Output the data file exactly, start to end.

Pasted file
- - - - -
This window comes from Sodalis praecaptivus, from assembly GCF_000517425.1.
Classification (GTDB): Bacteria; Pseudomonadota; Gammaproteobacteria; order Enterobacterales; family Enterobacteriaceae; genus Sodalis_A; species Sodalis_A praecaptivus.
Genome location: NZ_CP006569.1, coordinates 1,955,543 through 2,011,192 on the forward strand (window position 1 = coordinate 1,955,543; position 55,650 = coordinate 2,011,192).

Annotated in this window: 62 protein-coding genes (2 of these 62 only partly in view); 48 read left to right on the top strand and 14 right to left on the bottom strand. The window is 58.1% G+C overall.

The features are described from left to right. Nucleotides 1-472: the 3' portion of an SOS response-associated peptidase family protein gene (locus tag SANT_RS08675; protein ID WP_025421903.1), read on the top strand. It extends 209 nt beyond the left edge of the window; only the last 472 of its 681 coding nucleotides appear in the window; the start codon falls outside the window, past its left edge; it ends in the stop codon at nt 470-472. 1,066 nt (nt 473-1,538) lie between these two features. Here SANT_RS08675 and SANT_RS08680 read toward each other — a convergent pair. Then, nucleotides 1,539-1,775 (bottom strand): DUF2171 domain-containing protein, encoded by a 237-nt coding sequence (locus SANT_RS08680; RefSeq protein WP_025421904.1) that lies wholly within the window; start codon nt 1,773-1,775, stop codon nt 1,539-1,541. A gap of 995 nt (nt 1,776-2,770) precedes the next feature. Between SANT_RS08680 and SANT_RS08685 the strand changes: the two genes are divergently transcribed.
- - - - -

This window comes from Sodalis praecaptivus, from assembly GCF_000517425.1.
Classification (GTDB): Bacteria; Pseudomonadota; Gammaproteobacteria; order Enterobacterales; family Enterobacteriaceae; genus Sodalis_A; species Sodalis_A praecaptivus.
Genome location: NZ_CP006569.1, coordinates 1,955,543 through 2,011,192 on the forward strand (window position 1 = coordinate 1,955,543; position 55,650 = coordinate 2,011,192).

Annotated in this window: 62 protein-coding genes (2 of these 62 only partly in view); 48 read left to right on the top strand and 14 right to left on the bottom strand. The window is 58.1% G+C overall.

The features are described from left to right. Nucleotides 1-472: the 3' portion of an SOS response-associated peptidase family protein gene (locus tag SANT_RS08675; protein ID WP_025421903.1), read on the top strand. It extends 209 nt beyond the left edge of the window; only the last 472 of its 681 coding nucleotides appear in the window; the start codon falls outside the window, past its left edge; it ends in the stop codon at nt 470-472. 1,066 nt (nt 473-1,538) lie between these two features. Here SANT_RS08675 and SANT_RS08680 read toward each other — a convergent pair. Then, nucleotides 1,539-1,775 (bottom strand): DUF2171 domain-containing protein, encoded by a 237-nt coding sequence (locus SANT_RS08680; RefSeq protein WP_025421904.1) that lies wholly within the window; start codon nt 1,773-1,775, stop codon nt 1,539-1,541. A gap of 995 nt (nt 1,776-2,770) precedes the next feature. Between SANT_RS08680 and SANT_RS08685 the strand changes: the two genes are divergently transcribed.